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Investigations business flourishes in Dubai’s safe haven

Sanctions and disputes are driving a surge in professional services

Dubai International Financial Centre celebrated two decades of business and its growth is attracting investigations companies Alamy via Reuters
DIFC celebrated two decades of business and its growth is attracting investigations companies

At lunch at a classy beachside restaurant in Madinat Jumeirah last week, I met a senior representative of a Russian mining company visiting the Dubai office on a brief stopover during an “international networking” tour.

Some aspects of the miner’s business are under EU and US sanctions, she explained, but there is still a global appetite for the strategic metals the business produces, and sales to the West are ongoing.

“But how about payment? Doesn’t that raise issues if you’re paid in dollars or euros?” I asked.

“Well, we have Dubai,” she responded.

I did not press her for details of how Dubai can help in those circumstances, and I am not suggesting her company, nor Dubai, has broken any laws or is circumventing Western sanctions, of course.

But her response illustrates the extent to which the emirate has become the go-to solution for traders who find their business impeded by the punitive Western measures imposed after the invasion of Ukraine in 2022, and indeed for all types of work at the sharp end of the law – disputes, litigation and arbitration.

Oil and commodities traders have mushroomed in Dubai since then, as has an army of professionals – bankers, lawyers, accounting firms and others – to service them.

The traders tend to gravitate towards the Dubai Multi-Commodities Centre and the professionals to the Dubai International Financial Centre, and business at both has surged.

The DIFC, for example, recently celebrated two decades of business with the announcement of its best-ever performance, including a 26 per cent increase in new companies basing themselves there.

At a swanky evening reception the same day in DIFC’s Gate Village, I met some of the professionals who have seen their business flourish over the past couple of years.

Over canapes and champagne, a select group gathered at the invitation of Raedas, a company that “provides investigative support in high-stakes international litigation, arbitration, internal investigations and other contentious scenarios”, according to its website, as it has opened a new Dubai office.

Raedas is the latest investigative firm to open up in Dubai, or beef up existing operations, in response to increased demand for specialist skills.

I’ve known some of the Raedas executives for many years, notably Andrew Wordsworth, a founder, who was once summed up thus by the Daily Mail: “The 61-year-old is a distant relative of the great Romantic poet William Wordsworth and was once voted by society magazine Tatler as London’s most eligible bachelor.”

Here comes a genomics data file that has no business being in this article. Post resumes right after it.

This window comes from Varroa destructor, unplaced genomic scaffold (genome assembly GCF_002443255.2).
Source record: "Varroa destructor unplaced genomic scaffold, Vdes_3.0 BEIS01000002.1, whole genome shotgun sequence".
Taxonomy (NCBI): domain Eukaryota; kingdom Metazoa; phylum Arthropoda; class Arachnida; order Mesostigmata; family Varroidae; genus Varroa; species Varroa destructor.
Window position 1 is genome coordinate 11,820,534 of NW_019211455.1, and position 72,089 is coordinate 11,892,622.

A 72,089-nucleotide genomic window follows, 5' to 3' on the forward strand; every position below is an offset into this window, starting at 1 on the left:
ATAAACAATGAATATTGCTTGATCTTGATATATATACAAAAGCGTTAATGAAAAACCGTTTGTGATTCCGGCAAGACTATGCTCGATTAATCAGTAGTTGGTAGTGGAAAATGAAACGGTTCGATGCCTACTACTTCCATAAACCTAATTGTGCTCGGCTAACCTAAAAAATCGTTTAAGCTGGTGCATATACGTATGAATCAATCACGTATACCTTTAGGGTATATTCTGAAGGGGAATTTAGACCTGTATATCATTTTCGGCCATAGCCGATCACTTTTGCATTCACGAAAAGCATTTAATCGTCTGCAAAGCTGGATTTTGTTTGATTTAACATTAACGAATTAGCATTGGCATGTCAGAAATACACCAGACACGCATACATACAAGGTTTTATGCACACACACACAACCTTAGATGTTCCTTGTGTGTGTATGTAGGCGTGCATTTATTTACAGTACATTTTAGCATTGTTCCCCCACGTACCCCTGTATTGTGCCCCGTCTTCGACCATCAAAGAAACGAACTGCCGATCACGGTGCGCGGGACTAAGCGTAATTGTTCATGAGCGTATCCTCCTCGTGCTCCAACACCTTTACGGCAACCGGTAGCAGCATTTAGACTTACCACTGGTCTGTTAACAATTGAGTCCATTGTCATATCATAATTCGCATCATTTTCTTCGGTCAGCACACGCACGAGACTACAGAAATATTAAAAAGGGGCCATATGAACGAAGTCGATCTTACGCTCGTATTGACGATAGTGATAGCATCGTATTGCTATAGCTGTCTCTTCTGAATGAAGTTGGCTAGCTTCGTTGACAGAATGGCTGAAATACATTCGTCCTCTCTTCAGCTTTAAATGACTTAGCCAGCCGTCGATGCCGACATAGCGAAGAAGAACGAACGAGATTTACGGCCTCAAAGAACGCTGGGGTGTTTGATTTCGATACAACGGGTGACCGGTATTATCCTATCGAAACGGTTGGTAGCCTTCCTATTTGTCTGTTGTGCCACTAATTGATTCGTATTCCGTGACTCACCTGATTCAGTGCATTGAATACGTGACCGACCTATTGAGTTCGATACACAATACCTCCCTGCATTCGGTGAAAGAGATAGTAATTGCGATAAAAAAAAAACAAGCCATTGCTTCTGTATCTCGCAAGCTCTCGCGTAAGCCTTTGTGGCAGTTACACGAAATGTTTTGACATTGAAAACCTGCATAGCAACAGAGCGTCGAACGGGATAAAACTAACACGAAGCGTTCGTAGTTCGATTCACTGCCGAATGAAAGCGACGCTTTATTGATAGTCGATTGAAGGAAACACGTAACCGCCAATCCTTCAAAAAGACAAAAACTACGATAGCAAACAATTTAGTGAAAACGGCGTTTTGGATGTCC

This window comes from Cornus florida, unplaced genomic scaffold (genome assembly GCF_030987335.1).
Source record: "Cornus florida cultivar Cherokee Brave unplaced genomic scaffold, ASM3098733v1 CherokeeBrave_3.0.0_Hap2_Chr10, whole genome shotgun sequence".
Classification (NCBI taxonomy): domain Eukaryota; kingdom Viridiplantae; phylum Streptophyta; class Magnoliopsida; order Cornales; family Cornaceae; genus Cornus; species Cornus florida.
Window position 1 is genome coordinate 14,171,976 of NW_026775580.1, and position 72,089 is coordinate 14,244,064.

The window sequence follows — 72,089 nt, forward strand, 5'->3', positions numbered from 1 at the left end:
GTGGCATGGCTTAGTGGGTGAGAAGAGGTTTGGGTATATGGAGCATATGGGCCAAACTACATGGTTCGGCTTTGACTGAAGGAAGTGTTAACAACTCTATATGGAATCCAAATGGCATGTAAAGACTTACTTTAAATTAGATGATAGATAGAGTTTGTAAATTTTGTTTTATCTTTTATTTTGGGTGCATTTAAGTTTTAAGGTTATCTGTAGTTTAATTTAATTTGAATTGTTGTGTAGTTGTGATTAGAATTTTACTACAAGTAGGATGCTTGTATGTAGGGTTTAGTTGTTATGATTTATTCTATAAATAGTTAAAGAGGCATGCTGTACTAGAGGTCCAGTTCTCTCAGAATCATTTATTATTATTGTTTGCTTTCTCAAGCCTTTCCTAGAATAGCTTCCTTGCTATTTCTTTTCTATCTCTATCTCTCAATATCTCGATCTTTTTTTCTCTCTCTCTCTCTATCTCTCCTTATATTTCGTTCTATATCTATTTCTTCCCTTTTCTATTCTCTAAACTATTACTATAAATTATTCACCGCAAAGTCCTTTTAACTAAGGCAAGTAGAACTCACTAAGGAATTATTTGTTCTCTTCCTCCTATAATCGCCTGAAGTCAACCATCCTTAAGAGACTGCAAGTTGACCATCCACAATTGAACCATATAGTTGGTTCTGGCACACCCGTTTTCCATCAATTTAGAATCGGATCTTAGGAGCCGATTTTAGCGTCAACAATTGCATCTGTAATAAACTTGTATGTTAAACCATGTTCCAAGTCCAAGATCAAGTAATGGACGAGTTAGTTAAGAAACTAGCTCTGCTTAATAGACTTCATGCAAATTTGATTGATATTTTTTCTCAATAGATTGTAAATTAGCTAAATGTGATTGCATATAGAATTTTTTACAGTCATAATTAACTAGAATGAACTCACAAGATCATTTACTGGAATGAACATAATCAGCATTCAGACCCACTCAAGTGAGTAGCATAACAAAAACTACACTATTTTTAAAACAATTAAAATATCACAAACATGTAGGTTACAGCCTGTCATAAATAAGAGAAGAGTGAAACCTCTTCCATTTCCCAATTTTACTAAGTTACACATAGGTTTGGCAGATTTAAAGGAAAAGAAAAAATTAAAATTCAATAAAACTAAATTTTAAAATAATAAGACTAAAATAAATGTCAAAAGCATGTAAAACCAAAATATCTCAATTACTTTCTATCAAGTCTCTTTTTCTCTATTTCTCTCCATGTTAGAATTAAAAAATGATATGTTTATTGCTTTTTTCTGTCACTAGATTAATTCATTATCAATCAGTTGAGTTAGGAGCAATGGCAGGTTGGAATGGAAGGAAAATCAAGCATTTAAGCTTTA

Also present was Nick Bortman, a convivial American who spent a long time in the UAE with another investigations firm before heading off to co-found Raedas. Nick was – and still is – especially skilled at operating in the delicate space where media and investigations intersect.

I wish them luck in their Dubai venture, under the stewardship of Matt Walker, an affable Australian who learned the investigations business – and fluent Russian – working for the Russian business of KPMG and others.

Judging by the turnout at their drinks do, they will have no shortage of clients in the region.

There was the patrician counsel for a big American multinational law firm; a chatty lawyer from a well-known London litigator; the blunt American adviser to a boutique legal practice with vast Middle East and Russia experience; and a legal duo from a Swiss firm with eastern European connections that sees big opportunities in the region.

I must emphasise that none of these professionals is wholly focused on Russian business.

“Our decision to open up here shows just how far Dubai has advanced as a centre for disputes resolution and investigation of all kinds. It really has become one of the world leaders in this type of work, and naturally we need a more visible presence here,” said Wordsworth.

Casual chat over glasses of bubbly centred on relief that the UAE is off the “grey list” drawn up by the Financial Action Task Force, and hopes that it will also be removed soon from the EU’s “blacklist” of global tax havens.

There was also an air of apprehension about the regional geo-political situation, in so far as it may affect personal safety and logistics, just as much as it may impact business.

“Dubai has a well-earned reputation as a safe haven in times of trouble, and that has been key to the success it has today,” said a former diplomat well-versed in the art of investigations.

“We just have to hope that it continues, even as regional tensions escalate.”

Frank Kane is Editor-at-Large of AGBI and an award-winning business journalist. He acts as a consultant to the Ministry of Energy of Saudi Arabia and is a media adviser to First Abu Dhabi Bank of the UAE

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